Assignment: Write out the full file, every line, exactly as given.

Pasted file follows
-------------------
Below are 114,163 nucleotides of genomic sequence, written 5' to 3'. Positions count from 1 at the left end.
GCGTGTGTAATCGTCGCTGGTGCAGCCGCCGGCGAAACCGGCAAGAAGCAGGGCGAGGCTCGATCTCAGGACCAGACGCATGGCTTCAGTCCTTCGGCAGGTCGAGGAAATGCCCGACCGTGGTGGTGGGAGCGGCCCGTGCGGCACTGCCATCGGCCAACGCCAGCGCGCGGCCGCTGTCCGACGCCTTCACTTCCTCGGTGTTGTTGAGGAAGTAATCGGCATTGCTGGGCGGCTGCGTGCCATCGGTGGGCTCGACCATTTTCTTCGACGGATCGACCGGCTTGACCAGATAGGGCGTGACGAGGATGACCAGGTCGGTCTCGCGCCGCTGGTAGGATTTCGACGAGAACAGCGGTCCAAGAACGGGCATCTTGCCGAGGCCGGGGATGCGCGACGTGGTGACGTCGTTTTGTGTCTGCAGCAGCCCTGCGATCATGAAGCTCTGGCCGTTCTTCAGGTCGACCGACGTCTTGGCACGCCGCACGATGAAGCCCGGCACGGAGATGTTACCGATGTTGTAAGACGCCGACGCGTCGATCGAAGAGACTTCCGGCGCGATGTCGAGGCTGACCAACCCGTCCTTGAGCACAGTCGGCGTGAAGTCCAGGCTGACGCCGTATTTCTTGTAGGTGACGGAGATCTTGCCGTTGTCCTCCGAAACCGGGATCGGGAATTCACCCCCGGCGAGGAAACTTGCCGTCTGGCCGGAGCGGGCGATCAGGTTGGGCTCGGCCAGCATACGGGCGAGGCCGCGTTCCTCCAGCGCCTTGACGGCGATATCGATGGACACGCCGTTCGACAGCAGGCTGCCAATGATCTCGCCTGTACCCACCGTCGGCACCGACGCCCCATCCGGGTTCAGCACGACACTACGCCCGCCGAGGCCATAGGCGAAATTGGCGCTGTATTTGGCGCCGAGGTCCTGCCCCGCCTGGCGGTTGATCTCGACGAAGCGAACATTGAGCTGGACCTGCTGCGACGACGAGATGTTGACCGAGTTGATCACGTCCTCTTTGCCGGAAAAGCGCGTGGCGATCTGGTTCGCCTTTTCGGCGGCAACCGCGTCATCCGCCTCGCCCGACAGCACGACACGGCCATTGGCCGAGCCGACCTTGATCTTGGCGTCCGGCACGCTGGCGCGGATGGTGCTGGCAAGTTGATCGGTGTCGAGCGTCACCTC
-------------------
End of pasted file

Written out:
Below are 114,163 nucleotides of genomic sequence, written 5' to 3'. Positions count from 1 at the left end.
GCGTGTGTAATCGTCGCTGGTGCAGCCGCCGGCGAAACCGGCAAGAAGCAGGGCGAGGCTCGATCTCAGGACCAGACGCATGGCTTCAGTCCTTCGGCAGGTCGAGGAAATGCCCGACCGTGGTGGTGGGAGCGGCCCGTGCGGCACTGCCATCGGCCAACGCCAGCGCGCGGCCGCTGTCCGACGCCTTCACTTCCTCGGTGTTGTTGAGGAAGTAATCGGCATTGCTGGGCGGCTGCGTGCCATCGGTGGGCTCGACCATTTTCTTCGACGGATCGACCGGCTTGACCAGATAGGGCGTGACGAGGATGACCAGGTCGGTCTCGCGCCGCTGGTAGGATTTCGACGAGAACAGCGGTCCAAGAACGGGCATCTTGCCGAGGCCGGGGATGCGCGACGTGGTGACGTCGTTTTGTGTCTGCAGCAGCCCTGCGATCATGAAGCTCTGGCCGTTCTTCAGGTCGACCGACGTCTTGGCACGCCGCACGATGAAGCCCGGCACGGAGATGTTACCGATGTTGTAAGACGCCGACGCGTCGATCGAAGAGACTTCCGGCGCGATGTCGAGGCTGACCAACCCGTCCTTGAGCACAGTCGGCGTGAAGTCCAGGCTGACGCCGTATTTCTTGTAGGTGACGGAGATCTTGCCGTTGTCCTCCGAAACCGGGATCGGGAATTCACCCCCGGCGAGGAAACTTGCCGTCTGGCCGGAGCGGGCGATCAGGTTGGGCTCGGCCAGCATACGGGCGAGGCCGCGTTCCTCCAGCGCCTTGACGGCGATATCGATGGACACGCCGTTCGACAGCAGGCTGCCAATGATCTCGCCTGTACCCACCGTCGGCACCGACGCCCCATCCGGGTTCAGCACGACACTACGCCCGCCGAGGCCATAGGCGAAATTGGCGCTGTATTTGGCGCCGAGGTCCTGCCCCGCCTGGCGGTTGATCTCGACGAAGCGAACATTGAGCTGGACCTGCTGCGACGACGAGATGTTGACCGAGTTGATCACGTCCTCTTTGCCGGAAAAGCGCGTGGCGATCTGGTTCGCCTTTTCGGCGGCAACCGCGTCATCCGCCTCGCCCGACAGCACGACACGGCCATTGGCCGAGCCGACCTTGATCTTGGCGTCCGGCACGCTGGCGCGGATGGTGCTGGCAAGTTGATCGGTGTCGAGCGTCACCTC